At the outset we note that respondent, by choosing to assign error only to the trial court's denial of his motion to suppress respondent's statement to Detective Hunnicutt, has not raised on appeal the issue of whether a fatal variance existed between the petition and the evidence upon which respondent was adjudicated delinquent. This issue has instead been presented by the AppellateDefender's amicus curiae brief, the filing of which was authorized by N.C.R. App. P. 28(i) and allowed by this Court's 10 October 2003 order. While N.C.R. App. P. 10(a) provides that “the scope of review on appeal is confined to a consideration of those assignments of error set out in the record on appeal,” we are mindful that N.C.R. App. P. 2 vests this Court with the authority to “suspend or vary the requirements or provisions of any of [the Rules of Appellate Procedure] in a case pending before it upon application of a party or upon its own initiative” in order “[t]o prevent manifest injustice to a party[.]” In light of the potential for manifest injustice if the issue raised by the Appellate Defender's amicus brief _ i.e., whether there existed a fatal variance between the petition's allegations and the evidence presented at the adjudication hearing, such that respondent was adjudicated delinquent for commission of a crime that was not properly charged in the petition _ is not addressed, we hereby exercise our authority pursuant to N.C.R. App. P. 2 and consider the “fatal variance” issue.   (See footnote 1)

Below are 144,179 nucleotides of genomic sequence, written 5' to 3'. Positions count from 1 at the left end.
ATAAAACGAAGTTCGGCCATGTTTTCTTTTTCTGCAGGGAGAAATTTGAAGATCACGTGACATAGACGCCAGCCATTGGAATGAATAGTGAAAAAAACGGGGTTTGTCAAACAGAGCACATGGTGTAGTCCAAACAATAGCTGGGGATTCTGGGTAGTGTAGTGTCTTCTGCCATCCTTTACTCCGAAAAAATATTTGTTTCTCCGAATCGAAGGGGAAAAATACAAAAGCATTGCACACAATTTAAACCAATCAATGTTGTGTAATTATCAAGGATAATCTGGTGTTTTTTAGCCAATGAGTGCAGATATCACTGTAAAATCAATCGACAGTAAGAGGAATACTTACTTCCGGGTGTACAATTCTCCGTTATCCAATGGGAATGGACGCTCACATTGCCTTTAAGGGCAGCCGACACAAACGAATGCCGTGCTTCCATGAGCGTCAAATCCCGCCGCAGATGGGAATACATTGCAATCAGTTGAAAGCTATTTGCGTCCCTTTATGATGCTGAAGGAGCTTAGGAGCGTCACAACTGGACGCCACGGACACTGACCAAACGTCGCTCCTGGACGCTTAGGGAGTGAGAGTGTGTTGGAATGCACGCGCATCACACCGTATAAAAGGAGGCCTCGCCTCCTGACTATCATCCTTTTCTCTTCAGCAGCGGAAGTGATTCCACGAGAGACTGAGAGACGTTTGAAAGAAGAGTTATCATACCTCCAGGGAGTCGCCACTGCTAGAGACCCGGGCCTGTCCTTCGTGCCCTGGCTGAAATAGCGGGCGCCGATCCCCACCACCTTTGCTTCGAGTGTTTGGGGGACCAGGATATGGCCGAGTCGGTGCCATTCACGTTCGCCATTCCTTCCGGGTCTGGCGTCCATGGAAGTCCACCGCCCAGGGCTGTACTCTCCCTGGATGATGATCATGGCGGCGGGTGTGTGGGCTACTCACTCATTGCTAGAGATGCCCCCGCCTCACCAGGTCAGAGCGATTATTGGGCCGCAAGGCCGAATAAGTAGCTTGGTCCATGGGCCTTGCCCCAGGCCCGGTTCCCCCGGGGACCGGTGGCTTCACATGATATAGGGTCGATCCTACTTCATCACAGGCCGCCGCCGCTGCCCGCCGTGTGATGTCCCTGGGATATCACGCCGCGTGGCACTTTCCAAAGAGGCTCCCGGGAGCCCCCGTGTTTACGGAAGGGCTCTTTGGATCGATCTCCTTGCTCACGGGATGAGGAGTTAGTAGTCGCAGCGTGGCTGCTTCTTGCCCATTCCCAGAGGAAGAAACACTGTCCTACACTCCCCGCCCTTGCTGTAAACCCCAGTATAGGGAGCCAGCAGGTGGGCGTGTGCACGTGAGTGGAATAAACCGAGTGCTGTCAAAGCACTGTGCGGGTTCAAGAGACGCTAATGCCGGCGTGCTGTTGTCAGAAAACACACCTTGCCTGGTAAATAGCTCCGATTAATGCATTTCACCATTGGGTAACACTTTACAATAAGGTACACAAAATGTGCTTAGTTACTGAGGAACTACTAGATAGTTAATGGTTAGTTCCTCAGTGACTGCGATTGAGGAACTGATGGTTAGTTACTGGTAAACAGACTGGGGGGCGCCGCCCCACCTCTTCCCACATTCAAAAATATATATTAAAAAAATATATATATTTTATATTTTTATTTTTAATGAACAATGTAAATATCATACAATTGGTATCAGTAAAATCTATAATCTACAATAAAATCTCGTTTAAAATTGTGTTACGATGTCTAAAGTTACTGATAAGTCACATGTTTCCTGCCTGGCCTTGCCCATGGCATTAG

“Notice must be given in juvenile proceedings which would be deemed constitutionally adequate in a civil or criminal proceeding; that is, notice must be given the juvenile and his parentssufficiently in advance of scheduled court proceedings to afford them reasonable opportunity to prepare, and the notice must set forth the alleged misconduct with particularity.” State v. Drummond, 81 N.C. App. 518, 520, 344 S.E.2d 328, 330 (1986) (quoting In re Burrus, 275 N.C. 517, 530, 169 S.E.2d 879, 887 (1969)). We have previously stated that a valid bill of indictment is necessary in order to properly obtain jurisdiction over a criminal defendant charged with a felony. State v. Poole, 154 N.C. App. 419, 422, 572 S.E.2d 433, 436 (2002), cert. denied, 356 N.C. 689, 578 S.E.2d 589 (2003). N.C. Gen. Stat. § 14-27.4(b) (2003) provides that any person who commits a first-degree sexual offense “is guilty of a Class B1 felony.” The pleading in felony cases is an indictment, unless there is a waiver, in which case the pleading is an information. See N.C. Gen. Stat. § 15A-923(a) (2003). “A criminal pleading must contain . . . . [a] plain and concise factual statement in each count which . . . asserts facts supporting every element of a criminal offense and the defendant's commission thereof with sufficient precision clearly to apprise the defendant or defendants of the conduct which is the subject of the accusation.” N.C. Gen. Stat. § 15A-924(a)(5) (2003). Similarly, the petition in a juvenile action serves as the pleading, see N.C. Gen. Stat. § 7B-1801 (2003), and a petition alleging delinquency must “contain a plain and concise statement . . . asserting facts supporting every element of a criminal offense and the juvenile's commission thereof with sufficient precision clearly to apprise the juvenile of the conduct which is the subject of the allegation.” N.C. Gen. Stat. § 7B-1802 (2003) (emphasis added). Therefore, apetition in a juvenile action serves essentially the same function as an indictment in a felony prosecution and is subject to the same requirement that it aver every element of a criminal offense, with sufficient specificity that the accused is clearly apprised of the conduct for which he is being charged.